Why the ‘Hoo-Ha’ About DHS ‘Spying’ on the Occupy Movement Is Reasonable
WikiLeaks published a Homeland Security Department (DHS) report yesterday that showed DHS had been monitoring the Occupy movement. Naturally, those that had been participating in Occupy protests reacted to the news. They were outraged that DHS would suggest that growing support for the Occupy movement increased the possibility of violence. They were upset that Homeland Security put together a report that suggested the Occupy movement posed “risks” or “threats” to “critical infrastructure” in the country.
John Hudson of The Atlantic, however, finds the “hoo-ha” about DHS “spying” on the Occupy movement “adorable,” and by that he has a banal and condescending view of the Occupy movement’s reaction to the report.
Perhaps Homeland Security’s fear of the movement is exaggerated but this summary merely reads like a worst-case-scenario research document compiled from publicly available sources. Could Occupy protesters pose a risk to “critical infrastructure”? Sure. So could scores of Justin Bieber fans. In any event, it’s not a breach of civil liberties to draw up such a document. Mostly, it shows how boring it must be to work at DHS, scheming up scenarios that are probably never going to happen.
The Dissenter‘s coverage was mentioned in Hudson’s post. So, I feel compelled to challenge Hudson’s conclusions and failure to understand why the report is troublesome.
Hudson used this quote from me in his post:
The suppression of Occupy is nothing less than an attack on those who would try to exercise their civil liberties, their rights and seek to energize democracy.
In doing so, Hudson totally ignored the key point that the report WikiLeaks uncovered led me to make.
The report alluded to the potential risks the Occupy movement posed to “critical infrastructure.” What influence, if any, did this report have on decisions by political leaders or law enforcement to crackdown on Occupy groups?
Hudson dismisses the possibility that the conclusion in the report had any bearing on the Occupy movement by saying it must be “boring” to work at DHS and scheme up “scenarios that are probably never going to happen.” But, that ignores the reality, which is that these “scenarios that are probably never going to happen” are what heads of police departments and mayors of metropolitan areas repeated to justify bringing an end to ongoing 24/7 Occupy protests back in November and December of last year.
What kind of life does a report like this have? Surely, it was not only read by employees of Stratfor. It presumably was read by other officials in the country. It possibly helped influence many leaders’ views on the Occupy movement.
Additionally, since Hudson’s post seems to be all about accuracy and not distorting the actual content of the report, it is worth sharing that I did not read the Rolling Stone article from Michael Hastings and then write a post designed to agitate the Occupy movement. I read the report itself and posted just about the same time that Rolling Stone went to publish Hastings’ article. I drew my conclusions without reading Hastings’ “ominous appraisal.” And, Firedoglake and Truthout may be part of the Occupy information bloodstream, but given that the movement has reawakened democracy in this country (something TIME magazine acknowledged), I see that as an honor and not something that makes Firedoglake or Truthout less sophisticated than the Rolling Stone or The Atlantic.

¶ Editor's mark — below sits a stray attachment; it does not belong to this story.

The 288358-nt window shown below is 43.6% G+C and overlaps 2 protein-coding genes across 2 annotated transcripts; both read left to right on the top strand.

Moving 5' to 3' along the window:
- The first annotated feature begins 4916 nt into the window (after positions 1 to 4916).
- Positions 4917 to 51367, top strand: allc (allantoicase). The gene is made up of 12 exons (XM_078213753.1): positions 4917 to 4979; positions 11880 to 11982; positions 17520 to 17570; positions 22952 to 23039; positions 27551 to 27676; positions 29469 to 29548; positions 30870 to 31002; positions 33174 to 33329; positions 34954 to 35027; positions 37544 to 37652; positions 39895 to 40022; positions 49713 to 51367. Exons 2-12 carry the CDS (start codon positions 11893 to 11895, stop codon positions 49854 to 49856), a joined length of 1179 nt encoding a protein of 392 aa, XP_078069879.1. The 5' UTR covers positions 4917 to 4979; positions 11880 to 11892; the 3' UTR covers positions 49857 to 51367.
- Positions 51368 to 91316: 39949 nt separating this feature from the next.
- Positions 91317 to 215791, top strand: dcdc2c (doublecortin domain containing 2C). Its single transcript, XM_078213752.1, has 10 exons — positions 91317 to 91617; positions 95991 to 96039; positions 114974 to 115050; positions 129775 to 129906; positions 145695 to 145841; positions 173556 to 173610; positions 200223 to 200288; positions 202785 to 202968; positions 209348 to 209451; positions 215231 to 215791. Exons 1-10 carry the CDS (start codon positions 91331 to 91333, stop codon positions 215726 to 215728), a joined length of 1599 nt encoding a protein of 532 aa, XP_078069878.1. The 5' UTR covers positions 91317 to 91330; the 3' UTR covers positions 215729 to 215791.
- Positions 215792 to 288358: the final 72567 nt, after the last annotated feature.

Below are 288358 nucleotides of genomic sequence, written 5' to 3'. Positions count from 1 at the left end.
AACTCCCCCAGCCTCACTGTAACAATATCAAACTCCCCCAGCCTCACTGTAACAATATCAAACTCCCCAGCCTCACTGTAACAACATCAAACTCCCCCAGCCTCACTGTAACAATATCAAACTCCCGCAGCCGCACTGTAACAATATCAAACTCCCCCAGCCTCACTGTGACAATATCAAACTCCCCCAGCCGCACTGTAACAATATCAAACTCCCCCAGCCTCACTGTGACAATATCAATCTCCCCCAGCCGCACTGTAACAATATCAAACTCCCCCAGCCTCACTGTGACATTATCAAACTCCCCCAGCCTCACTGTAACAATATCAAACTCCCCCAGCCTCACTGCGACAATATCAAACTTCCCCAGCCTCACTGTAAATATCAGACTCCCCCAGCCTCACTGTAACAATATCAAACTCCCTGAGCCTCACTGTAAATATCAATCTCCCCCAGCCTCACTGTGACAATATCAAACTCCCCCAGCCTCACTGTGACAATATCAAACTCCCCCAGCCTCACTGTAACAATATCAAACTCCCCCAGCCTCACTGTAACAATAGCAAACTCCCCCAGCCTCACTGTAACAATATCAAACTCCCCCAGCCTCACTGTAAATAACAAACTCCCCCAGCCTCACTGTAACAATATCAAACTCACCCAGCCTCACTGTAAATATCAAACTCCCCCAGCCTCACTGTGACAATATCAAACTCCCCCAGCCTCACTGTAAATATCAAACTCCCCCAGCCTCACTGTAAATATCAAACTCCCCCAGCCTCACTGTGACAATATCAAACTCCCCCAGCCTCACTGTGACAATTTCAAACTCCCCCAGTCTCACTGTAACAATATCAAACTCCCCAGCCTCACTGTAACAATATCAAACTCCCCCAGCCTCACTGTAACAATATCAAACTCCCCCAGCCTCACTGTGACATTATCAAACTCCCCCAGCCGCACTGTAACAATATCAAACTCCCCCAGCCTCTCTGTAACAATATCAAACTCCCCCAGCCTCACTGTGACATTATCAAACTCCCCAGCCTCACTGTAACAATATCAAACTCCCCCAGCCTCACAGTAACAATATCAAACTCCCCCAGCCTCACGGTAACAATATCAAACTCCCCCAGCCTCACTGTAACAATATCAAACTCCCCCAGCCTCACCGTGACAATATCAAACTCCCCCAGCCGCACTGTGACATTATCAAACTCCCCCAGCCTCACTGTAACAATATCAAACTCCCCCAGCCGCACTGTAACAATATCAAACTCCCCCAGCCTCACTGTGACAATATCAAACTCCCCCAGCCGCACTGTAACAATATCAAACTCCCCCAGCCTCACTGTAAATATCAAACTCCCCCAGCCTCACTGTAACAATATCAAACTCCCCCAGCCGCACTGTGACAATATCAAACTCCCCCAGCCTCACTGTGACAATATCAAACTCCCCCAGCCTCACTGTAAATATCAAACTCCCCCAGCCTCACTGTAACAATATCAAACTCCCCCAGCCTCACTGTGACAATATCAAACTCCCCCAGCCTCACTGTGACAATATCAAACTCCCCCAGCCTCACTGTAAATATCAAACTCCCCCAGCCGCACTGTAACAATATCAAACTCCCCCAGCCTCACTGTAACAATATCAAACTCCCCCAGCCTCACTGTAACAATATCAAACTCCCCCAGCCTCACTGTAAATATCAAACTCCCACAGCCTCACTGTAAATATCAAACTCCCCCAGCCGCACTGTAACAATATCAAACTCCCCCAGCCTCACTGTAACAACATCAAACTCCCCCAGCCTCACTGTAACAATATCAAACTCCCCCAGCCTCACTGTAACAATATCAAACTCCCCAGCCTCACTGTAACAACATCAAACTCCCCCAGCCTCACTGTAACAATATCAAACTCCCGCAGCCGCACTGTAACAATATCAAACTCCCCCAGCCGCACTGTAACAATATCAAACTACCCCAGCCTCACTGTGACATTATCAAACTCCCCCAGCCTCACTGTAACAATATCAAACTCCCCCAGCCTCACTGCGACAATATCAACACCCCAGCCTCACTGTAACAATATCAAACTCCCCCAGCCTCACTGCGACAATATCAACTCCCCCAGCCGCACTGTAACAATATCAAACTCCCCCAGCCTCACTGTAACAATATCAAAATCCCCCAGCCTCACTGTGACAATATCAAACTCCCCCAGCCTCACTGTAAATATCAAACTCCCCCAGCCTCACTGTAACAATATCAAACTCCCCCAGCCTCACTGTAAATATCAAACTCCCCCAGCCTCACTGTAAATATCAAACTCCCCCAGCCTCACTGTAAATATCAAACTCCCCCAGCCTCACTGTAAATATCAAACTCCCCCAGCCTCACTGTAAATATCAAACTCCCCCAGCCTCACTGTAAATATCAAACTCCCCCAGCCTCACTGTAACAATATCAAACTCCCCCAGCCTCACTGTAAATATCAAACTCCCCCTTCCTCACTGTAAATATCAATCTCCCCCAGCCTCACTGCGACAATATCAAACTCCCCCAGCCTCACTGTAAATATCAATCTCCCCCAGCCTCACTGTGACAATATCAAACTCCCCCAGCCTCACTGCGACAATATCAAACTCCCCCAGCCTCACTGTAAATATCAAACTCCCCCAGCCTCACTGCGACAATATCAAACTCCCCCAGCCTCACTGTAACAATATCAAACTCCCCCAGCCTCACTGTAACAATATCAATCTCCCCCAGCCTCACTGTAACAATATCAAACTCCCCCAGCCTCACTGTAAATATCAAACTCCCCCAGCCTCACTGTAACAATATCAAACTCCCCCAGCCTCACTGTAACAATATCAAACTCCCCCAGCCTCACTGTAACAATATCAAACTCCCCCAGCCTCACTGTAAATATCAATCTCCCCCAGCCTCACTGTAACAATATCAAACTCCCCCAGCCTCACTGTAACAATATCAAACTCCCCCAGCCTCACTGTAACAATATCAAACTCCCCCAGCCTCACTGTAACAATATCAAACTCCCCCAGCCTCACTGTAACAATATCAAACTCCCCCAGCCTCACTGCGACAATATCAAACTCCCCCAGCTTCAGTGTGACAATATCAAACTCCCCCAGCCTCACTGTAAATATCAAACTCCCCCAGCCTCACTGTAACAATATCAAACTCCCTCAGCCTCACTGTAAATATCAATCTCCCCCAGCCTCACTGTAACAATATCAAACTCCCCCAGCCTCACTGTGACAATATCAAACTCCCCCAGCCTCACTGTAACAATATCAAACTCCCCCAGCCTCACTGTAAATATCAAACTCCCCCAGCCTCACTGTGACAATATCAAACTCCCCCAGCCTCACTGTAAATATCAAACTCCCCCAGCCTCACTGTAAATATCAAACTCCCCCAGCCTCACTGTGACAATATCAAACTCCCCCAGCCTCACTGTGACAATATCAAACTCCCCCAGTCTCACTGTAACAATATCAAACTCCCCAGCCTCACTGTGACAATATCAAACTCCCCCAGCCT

Cenk Uygur’s point on The Young Turks was misguided. The issue is not that the Tea Party was monitored or not monitored or that it was not monitored as closely as the Occupy movement. The issue is the fear and hyperbole in the report that may have influenced how political leaders and members of law enforcement responded to the presence of the Occupy movement in cities and states all over the country.
Do I think that the report shows the Occupy movement was “spied” on by DHS? No. I think that the employees that put together the report, whether they were part of a private contractor or the department itself, were simply pulling sections of articles and piecing together a report. That’s why I used the word monitored.
And, actually, Hastings never called it “spying” either. Kilkenny did in her headline. This is important because Hudson seems to be suggesting that Hastings and I played a role in making the Occupy movement go hysterical. Well, a significant portion of the Occupy movement reacted like that because they recalled seeing vehicles marked Homeland Security near their encampments or daily protests. It had nothing to do with misrepresenting the contents of the report. In fact, a number of people in the movement tweeted at me saying something to the effect, “Really? We needed WikiLeaks to tell us this was happening?” or “Is this really news?”
The outrage stemmed from the fact that they believed their suspicions of being watched might have been confirmed, which is not wholly unreasonable. If the Office of Infrastructure Protection put together a report on the Occupy movement, other divisions of DHS were probably doing work involving the Occupy movement too.
Hudson has only written a couple of posts on the Occupy movement. He thinks the Stratfor release from WikiLeaks has been mostly dull so far. That may be why he scoffed at this report. In any case, he chose to deride those who truly considered the implications of the report and overlooked the reality that citizens in the Occupy movement have been rightfully concerned about Homeland Security’s possible role in cracking down on the movement for months because they themselves were victims of the crackdown.